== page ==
Gemstones equal millions of years of history. They begin as carbon in the mantle of the earth, then as discoveries among the rubble of the earth's crust and finally, as physical evidence of the many lives and the earth's forces that have touched each stone.
Each stone tells its individual story by the inclusions that, for a gemologist, are fascinating. For example, a ruby might contain certain mineral inclusions only found in Mynanmar thus, helping the gemologist to clearly identify the source country of the stone. The deep pigeon blood red body color that glow with red fluorescence and light-scattering inclusions scream "we're from Mgok, Myanmar." Emeralds from Colombia also have color markers that are a geographical marker for their origin. The same can be said about sapphires that come from Myanmar versus those that originate in Montana. Inclusions can be either a specific figure, mineral or a color.
Colombian emeralds have some other identifying characteristics that for gemologists, indicate that the stone is from Colombia and not from Afghanistan, another source. A Trapiche emerald from one of two Muzo Colombian mines can only be from Colombia because of their six rays that form a wheel pattern. These rays emanate from a hexagonal shaped center. In contrast, Brazilian emeralds are bluer than their Colombian counterparts because of the increased presence of iron.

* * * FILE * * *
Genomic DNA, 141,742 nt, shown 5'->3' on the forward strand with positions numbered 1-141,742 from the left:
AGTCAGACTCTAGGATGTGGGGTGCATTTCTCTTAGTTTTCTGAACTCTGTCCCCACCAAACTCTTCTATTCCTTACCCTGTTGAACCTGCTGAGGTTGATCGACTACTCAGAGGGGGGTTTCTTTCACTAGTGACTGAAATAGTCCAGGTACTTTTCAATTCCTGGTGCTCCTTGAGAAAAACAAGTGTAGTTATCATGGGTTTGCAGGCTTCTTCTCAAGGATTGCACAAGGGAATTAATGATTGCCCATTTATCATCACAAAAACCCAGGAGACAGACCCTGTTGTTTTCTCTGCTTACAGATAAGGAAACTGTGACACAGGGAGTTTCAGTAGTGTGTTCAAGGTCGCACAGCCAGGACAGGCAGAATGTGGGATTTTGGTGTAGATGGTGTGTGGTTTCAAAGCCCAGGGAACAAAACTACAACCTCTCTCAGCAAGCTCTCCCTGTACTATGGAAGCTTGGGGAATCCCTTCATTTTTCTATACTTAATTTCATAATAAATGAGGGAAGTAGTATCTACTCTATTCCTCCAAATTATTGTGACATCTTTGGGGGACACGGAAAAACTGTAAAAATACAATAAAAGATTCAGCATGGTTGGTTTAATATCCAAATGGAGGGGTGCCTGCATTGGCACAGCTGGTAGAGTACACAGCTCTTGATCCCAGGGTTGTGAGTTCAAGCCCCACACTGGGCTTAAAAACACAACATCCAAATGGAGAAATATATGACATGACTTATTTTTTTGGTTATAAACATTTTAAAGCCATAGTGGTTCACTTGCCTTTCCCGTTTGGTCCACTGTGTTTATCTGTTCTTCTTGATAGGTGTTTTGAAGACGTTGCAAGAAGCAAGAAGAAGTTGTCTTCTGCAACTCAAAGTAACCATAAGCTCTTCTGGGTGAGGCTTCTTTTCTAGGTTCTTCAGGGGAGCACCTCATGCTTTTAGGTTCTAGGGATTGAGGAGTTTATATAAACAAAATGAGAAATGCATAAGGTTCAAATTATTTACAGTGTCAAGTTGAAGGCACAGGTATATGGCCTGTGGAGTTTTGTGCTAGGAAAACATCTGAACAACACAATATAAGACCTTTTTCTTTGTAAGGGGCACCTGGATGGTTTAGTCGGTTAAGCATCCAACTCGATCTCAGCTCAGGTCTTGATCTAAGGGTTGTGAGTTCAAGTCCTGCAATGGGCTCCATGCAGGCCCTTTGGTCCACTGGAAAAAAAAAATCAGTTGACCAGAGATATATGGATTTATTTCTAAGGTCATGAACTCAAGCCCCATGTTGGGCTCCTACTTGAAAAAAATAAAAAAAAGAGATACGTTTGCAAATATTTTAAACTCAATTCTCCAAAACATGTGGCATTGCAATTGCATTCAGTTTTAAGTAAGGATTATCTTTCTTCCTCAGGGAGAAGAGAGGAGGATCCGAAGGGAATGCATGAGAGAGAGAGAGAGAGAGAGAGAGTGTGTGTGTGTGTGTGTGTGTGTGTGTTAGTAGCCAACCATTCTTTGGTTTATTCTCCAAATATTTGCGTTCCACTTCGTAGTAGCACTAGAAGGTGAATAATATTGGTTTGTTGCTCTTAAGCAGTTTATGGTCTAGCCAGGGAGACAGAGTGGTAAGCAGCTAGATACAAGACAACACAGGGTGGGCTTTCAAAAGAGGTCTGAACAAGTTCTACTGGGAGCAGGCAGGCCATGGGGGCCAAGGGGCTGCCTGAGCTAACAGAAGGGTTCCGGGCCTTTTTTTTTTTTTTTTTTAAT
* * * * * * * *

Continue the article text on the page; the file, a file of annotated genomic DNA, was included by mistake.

Since January is the month of garnets, here are some of the countries from where they are sourced: the USA, Tanzania, Kenya, Brazil, Iran, Thailand, Afghanistan and Russia. Speaking of colors, garnets come in a rainbow; red, orange, yellow, green, blue, purple, pink, brown, black and colorless with reddish shades most common. One very unique inclusion in a garnet is the curving, radiating bundles of fibers known as a horsetail figure specific to demantoid garnets. Yes, it really looks like a horsetail and yes, this very unique inclusion will confirm the garnet is a demantoid from Russia or Afghanistan and not say, a Colombian emerald or any other garnet.
The world of gemology and gemstones is fascinating and replete with great stories of discovery, adventure and knowledge about the planet. Stay tuned for another blog piece about a gemstone that has cultivated great interest; tourmalines. Like garnets, tourmalines come in all colors. Yet, the Paraiba, tourmaline is one with a very special provenance and color palette.